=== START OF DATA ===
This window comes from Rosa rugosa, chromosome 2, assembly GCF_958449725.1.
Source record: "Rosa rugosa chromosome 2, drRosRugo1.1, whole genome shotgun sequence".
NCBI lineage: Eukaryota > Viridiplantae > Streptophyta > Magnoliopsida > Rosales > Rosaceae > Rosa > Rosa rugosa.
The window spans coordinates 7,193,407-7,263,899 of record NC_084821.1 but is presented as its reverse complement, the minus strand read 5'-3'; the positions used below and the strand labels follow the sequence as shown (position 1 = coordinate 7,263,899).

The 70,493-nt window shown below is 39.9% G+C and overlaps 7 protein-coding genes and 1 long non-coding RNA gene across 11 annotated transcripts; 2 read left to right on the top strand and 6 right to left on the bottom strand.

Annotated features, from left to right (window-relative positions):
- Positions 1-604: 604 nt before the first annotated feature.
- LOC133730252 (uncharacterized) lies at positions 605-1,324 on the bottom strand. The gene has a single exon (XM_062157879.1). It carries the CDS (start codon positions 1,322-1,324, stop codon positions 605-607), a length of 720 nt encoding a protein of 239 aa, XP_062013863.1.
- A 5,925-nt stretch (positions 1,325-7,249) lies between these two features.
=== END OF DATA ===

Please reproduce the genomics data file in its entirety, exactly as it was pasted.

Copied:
This window comes from Rosa rugosa, chromosome 2, assembly GCF_958449725.1.
Source record: "Rosa rugosa chromosome 2, drRosRugo1.1, whole genome shotgun sequence".
NCBI lineage: Eukaryota > Viridiplantae > Streptophyta > Magnoliopsida > Rosales > Rosaceae > Rosa > Rosa rugosa.
The window spans coordinates 7,193,407-7,263,899 of record NC_084821.1 but is presented as its reverse complement, the minus strand read 5'-3'; the positions used below and the strand labels follow the sequence as shown (position 1 = coordinate 7,263,899).

The 70,493-nt window shown below is 39.9% G+C and overlaps 7 protein-coding genes and 1 long non-coding RNA gene across 11 annotated transcripts; 2 read left to right on the top strand and 6 right to left on the bottom strand.

Annotated features, from left to right (window-relative positions):
- Positions 1-604: 604 nt before the first annotated feature.
- LOC133730252 (uncharacterized) lies at positions 605-1,324 on the bottom strand. The gene has a single exon (XM_062157879.1). It carries the CDS (start codon positions 1,322-1,324, stop codon positions 605-607), a length of 720 nt encoding a protein of 239 aa, XP_062013863.1.
- A 5,925-nt stretch (positions 1,325-7,249) lies between these two features.